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Hegener, W. (2005). Via regia zum Unbewussten: Freud und die Traumforschung im 19. Jahrhundert [The royal road to the unconscious. Freud and 19th-century dream research] By Stefan Goldmann Gießen: Psychosozial-Verlag. 2003. 286 pp.. Int. J. Psycho-Anal., 86(1):213-217.

(2005). International Journal of Psycho-Analysis, 86(1):213-217

Via regia zum Unbewussten: Freud und die Traumforschung im 19. Jahrhundert [The royal road to the unconscious. Freud and 19th-century dream research] By Stefan Goldmann Gießen: Psychosozial-Verlag. 2003. 286 pp.

Review by:
Wolfgang Hegener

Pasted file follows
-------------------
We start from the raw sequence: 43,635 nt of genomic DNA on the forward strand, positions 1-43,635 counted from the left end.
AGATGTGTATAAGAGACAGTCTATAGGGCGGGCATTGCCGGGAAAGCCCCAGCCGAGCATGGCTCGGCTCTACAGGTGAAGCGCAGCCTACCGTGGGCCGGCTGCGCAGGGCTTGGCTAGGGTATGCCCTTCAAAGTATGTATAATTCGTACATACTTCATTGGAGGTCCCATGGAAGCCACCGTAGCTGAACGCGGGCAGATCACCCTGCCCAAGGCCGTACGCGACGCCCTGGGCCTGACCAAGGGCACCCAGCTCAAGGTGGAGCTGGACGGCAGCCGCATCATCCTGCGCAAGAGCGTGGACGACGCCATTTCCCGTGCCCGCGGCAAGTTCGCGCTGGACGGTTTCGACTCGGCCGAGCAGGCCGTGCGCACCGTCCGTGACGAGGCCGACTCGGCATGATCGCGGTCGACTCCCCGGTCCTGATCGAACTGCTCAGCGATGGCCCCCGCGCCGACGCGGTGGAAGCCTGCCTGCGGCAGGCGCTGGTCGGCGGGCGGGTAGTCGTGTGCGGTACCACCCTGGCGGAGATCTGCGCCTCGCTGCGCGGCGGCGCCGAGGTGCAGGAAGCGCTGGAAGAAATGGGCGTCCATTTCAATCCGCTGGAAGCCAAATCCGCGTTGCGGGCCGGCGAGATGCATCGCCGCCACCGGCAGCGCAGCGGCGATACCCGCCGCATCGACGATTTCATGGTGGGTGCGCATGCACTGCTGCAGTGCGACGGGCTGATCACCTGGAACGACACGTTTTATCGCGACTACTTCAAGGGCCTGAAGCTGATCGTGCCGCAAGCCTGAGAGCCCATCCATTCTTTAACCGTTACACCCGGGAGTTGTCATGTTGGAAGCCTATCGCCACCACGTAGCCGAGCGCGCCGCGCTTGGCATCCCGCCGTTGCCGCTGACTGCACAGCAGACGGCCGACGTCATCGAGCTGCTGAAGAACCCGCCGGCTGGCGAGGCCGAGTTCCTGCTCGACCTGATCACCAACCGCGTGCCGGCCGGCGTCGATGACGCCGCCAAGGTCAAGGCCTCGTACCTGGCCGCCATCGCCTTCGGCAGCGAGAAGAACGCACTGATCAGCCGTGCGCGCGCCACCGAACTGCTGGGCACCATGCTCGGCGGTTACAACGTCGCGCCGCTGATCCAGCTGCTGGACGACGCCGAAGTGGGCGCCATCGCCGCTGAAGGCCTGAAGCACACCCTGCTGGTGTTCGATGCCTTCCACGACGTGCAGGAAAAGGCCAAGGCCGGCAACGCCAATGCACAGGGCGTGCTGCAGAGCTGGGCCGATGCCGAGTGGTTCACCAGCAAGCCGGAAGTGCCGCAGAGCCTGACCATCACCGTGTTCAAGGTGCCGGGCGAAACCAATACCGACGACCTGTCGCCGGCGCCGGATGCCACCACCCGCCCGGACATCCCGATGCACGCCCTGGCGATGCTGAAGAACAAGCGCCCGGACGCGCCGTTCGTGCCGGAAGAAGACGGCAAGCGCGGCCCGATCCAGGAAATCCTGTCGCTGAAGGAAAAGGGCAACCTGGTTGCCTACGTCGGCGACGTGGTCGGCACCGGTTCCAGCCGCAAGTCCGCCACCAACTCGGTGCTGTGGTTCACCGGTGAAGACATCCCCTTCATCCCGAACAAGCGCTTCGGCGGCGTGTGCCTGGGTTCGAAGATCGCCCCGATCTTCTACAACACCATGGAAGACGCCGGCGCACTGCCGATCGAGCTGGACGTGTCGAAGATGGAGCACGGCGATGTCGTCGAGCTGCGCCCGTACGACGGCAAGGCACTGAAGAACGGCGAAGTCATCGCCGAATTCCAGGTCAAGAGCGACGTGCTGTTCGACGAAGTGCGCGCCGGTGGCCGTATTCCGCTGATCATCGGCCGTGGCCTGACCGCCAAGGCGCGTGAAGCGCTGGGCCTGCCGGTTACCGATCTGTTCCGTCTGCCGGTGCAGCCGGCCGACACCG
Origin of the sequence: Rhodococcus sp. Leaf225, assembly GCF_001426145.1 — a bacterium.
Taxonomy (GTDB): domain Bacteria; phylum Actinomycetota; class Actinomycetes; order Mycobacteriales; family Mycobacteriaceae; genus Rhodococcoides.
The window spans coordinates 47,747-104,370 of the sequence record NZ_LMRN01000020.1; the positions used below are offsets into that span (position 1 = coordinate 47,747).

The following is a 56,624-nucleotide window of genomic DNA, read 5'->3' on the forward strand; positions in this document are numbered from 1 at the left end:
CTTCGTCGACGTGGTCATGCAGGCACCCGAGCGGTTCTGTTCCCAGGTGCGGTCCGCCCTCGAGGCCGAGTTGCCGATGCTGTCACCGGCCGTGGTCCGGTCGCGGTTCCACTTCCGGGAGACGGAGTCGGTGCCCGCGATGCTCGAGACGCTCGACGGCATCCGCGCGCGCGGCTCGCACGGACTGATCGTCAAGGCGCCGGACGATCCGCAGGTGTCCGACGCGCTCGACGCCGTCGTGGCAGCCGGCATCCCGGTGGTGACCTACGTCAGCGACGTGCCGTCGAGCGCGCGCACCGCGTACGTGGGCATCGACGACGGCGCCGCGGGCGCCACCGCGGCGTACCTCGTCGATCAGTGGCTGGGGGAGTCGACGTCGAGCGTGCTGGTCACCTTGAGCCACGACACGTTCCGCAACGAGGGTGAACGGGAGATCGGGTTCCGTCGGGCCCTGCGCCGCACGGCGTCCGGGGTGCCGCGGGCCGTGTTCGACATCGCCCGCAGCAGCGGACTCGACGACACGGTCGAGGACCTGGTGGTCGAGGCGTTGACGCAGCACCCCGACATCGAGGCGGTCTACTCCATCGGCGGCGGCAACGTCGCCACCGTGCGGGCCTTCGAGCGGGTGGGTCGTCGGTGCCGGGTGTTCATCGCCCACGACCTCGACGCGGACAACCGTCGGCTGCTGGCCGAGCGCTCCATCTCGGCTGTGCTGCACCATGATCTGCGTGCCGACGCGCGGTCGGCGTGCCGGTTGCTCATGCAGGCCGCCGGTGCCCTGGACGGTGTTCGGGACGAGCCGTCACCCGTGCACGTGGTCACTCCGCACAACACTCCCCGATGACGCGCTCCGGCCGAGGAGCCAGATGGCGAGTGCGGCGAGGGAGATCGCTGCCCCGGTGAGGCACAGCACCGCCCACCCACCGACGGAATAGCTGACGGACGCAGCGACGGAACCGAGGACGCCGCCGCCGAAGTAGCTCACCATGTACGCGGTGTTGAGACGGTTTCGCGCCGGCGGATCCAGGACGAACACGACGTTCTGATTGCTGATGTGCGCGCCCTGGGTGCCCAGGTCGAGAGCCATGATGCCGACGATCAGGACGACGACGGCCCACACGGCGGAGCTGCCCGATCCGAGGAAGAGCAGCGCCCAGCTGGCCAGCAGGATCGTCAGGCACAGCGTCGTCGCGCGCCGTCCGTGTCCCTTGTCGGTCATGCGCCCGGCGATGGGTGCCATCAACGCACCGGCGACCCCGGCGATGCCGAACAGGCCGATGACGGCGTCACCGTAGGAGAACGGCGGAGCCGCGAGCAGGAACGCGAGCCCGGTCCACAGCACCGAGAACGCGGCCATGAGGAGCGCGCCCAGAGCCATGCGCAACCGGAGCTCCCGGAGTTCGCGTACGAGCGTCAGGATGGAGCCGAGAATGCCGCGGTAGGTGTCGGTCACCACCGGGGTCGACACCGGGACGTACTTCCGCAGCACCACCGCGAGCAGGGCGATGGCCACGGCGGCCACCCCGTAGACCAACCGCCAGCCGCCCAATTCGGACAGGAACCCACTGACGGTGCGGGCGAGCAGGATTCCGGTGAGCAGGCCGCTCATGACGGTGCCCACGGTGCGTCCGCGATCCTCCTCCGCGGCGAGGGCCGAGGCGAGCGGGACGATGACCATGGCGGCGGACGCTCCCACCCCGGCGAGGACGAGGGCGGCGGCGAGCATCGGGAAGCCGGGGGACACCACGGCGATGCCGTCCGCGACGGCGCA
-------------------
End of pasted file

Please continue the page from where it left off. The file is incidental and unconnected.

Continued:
Few of Freud's texts can have received so little attention or investigation as the 100 or so pages that comprise the first chapter of The interpretation of dreams (1900), which Stefan Goldmann, a literary academic with strong Freud research credentials, considers still provides the best and most comprehensive introduction to 19th-century dream theories. It is immensely difficult to obtain a comprehensive overview of this forgotten tradition because there is no general outline of the field, which points to a further gap in research. What little there is consists in repetitive interpretations that the texts are no longer read in their own right and are given short shrift as precursors of Freud's work. The literature certainly contains no independent scientific or developmental accounts of the various lines of tradition or of the largely forgotten individual dream researchers who preceded Freud. ‘What we lack’, Goldmann concludes, thereby simultaneously defining his ambitious line of investigation, ‘is thus a history of science that would connect the history of theory and its reception with the history of individual scientists’. Whereas Freud explains the problems relating to dreams in thematic and topographical, rather than historical, terms in his text, Goldmann opts for an overview of different viewpoints.

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